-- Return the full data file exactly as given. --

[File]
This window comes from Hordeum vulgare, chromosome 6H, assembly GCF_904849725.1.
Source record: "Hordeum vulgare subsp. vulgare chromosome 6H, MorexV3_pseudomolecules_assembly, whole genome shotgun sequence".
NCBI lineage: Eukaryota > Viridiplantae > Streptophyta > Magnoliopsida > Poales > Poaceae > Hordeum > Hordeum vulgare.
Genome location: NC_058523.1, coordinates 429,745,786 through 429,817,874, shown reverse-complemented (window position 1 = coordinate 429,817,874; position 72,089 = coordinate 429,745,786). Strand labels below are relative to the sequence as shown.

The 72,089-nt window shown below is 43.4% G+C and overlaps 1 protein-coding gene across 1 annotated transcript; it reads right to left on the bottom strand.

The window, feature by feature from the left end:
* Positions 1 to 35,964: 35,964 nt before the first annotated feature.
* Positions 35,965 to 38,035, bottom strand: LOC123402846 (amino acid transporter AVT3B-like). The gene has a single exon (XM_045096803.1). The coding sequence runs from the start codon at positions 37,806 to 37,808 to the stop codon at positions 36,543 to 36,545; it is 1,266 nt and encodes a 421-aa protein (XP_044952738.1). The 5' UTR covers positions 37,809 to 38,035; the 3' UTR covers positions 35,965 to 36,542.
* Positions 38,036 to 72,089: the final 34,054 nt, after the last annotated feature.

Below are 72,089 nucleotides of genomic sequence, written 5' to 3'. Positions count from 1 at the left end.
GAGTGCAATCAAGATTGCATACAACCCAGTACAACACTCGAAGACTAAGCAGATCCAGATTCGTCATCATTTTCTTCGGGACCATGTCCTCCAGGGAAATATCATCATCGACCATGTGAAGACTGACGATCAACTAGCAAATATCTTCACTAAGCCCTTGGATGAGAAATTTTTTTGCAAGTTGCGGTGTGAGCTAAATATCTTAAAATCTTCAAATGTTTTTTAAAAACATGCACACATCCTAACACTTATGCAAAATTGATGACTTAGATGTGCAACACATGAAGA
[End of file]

This window comes from Hordeum vulgare, chromosome 6H, assembly GCF_904849725.1.
Source record: "Hordeum vulgare subsp. vulgare chromosome 6H, MorexV3_pseudomolecules_assembly, whole genome shotgun sequence".
NCBI lineage: Eukaryota > Viridiplantae > Streptophyta > Magnoliopsida > Poales > Poaceae > Hordeum > Hordeum vulgare.
Genome location: NC_058523.1, coordinates 429,745,786 through 429,817,874, shown reverse-complemented (window position 1 = coordinate 429,817,874; position 72,089 = coordinate 429,745,786). Strand labels below are relative to the sequence as shown.

The 72,089-nt window shown below is 43.4% G+C and overlaps 1 protein-coding gene across 1 annotated transcript; it reads right to left on the bottom strand.

The window, feature by feature from the left end:
* Positions 1 to 35,964: 35,964 nt before the first annotated feature.
* Positions 35,965 to 38,035, bottom strand: LOC123402846 (amino acid transporter AVT3B-like). The gene has a single exon (XM_045096803.1). The coding sequence runs from the start codon at positions 37,806 to 37,808 to the stop codon at positions 36,543 to 36,545; it is 1,266 nt and encodes a 421-aa protein (XP_044952738.1). The 5' UTR covers positions 37,809 to 38,035; the 3' UTR covers positions 35,965 to 36,542.
* Positions 38,036 to 72,089: the final 34,054 nt, after the last annotated feature.

Below are 72,089 nucleotides of genomic sequence, written 5' to 3'. Positions count from 1 at the left end.
GAGTGCAATCAAGATTGCATACAACCCAGTACAACACTCGAAGACTAAGCAGATCCAGATTCGTCATCATTTTCTTCGGGACCATGTCCTCCAGGGAAATATCATCATCGACCATGTGAAGACTGACGATCAACTAGCAAATATCTTCACTAAGCCCTTGGATGAGAAATTTTTTTGCAAGTTGCGGTGTGAGCTAAATATCTTAAAATCTTCAAATGTTTTTTAAAAACATGCACACATCCTAACACTTATGCAAAATTGATGACTTAGATGTGCAACACATGAAGA